but everything is connected and everything

is a potential device. Users are

now looking for integration with their

tablets and with their desktops, so you

have to service that need. You have

to keep all of these branches synchronized

at all times.”


If you feel confident that your idea

for an app is worth pursuing and all of

the targets-processes, audience, platforms-

are nailed down, the next step

is to build it. Your company may have

developers on staff who are experts at

app building, or some training might

be necessary to get on-staff developers

up to speed regarding specific mobile

platforms. But if your workforce lacks

any of the necessary technical knowhow,

it’s often a good idea to enlist

the services of a third-party vendor.

Ultimately, ensure that whoever develops

your app can execute on the

overall vision, as buggy or otherwise

problematic apps invariably draw unwanted


After developing a minimum viable

product version of your application,

perform limited testing internally and

use the resulting feedback to build a

more stable version. If, after that, you

feel comfortable with the current state of

the app, then you should start casting a

wider net for testers. After testing with a

relatively small set of users, consider initiating

a beta test with a wider audience

before releasing the app for regular use.


For external apps, it will be obvious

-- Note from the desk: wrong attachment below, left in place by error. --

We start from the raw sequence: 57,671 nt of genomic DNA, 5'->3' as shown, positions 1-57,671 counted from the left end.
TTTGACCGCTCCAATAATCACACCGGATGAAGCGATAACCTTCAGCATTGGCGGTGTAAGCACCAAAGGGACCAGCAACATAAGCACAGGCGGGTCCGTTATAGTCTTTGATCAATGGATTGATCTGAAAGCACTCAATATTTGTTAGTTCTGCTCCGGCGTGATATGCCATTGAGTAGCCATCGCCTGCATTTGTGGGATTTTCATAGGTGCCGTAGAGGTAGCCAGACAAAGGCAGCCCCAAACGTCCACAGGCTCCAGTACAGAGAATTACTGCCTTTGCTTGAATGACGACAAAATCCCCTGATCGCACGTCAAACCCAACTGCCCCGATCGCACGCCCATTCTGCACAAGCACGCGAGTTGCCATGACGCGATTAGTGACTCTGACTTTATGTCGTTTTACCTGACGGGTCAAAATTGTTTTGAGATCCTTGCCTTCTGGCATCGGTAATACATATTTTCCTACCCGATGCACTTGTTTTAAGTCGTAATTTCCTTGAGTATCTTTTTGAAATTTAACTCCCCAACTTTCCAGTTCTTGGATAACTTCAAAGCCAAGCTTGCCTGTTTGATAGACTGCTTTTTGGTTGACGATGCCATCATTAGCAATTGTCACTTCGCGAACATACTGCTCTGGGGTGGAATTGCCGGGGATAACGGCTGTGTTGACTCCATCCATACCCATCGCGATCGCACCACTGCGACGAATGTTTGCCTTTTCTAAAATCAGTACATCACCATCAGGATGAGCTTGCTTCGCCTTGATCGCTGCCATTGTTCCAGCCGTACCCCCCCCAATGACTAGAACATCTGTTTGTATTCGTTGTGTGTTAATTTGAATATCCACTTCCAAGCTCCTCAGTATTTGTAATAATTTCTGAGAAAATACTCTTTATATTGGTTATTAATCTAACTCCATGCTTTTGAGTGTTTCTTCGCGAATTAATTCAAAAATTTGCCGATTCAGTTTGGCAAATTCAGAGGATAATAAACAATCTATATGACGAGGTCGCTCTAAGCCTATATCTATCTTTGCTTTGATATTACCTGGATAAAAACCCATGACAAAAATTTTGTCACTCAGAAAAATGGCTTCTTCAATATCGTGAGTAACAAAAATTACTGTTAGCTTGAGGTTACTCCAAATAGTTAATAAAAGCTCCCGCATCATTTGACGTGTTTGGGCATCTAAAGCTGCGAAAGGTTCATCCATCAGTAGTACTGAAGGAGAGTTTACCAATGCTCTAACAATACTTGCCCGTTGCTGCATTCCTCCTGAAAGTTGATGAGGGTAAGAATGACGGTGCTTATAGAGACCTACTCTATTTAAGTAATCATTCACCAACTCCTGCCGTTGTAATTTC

which marketplaces to submit your app

to if you built it for specific platforms.

The curating process varies; roughly,

the Apple’s iTunes Store is most stringent,

Google Play is the least, and

Microsoft’s Windows Phone is somewhere

in between. If you created the

app for multiple platforms, it’s simplest

to start the curation process with the

Android version.


If you built your app with the intent

of generating revenue, then

you’ll need to set a price point after

you’ve selected an app marketplace.

According to Valani, there is a

threshold where most apps “are 99

cents to three dollars.” Less expensive

apps can lead to more sales or even

impulse purchases, but if you believe

your app has a large enough feature

set to warrant a higher price, you

can always go beyond the threshold.

Valani also adds that lower priced

apps make it so “you’re being driven

primarily by volume.” But if your app

can fill a particularly large need, then

you may be able to make up the difference

in total revenue.


The development process isn’t over

as soon as the app hits the marketplace.

You should regularly check

in on customer reviews or employee

feedback to determine whether you

need to change the app through quick

updates or make wholesale changes

in a future version. “Buggy and slow

applications just won’t survive,” says

Valani about external apps. “There’s

a very low barrier where if the app

doesn’t do what I need to do, it’s

gone. You need constant updates and

to consider things that are really important

to your users, such as performance,

scalability, bug fixes, and

security. The moment you start to get

things that aren’t working correctly,

you open the opportunity for a competitor

to get in there and create an

app that actually offers that.”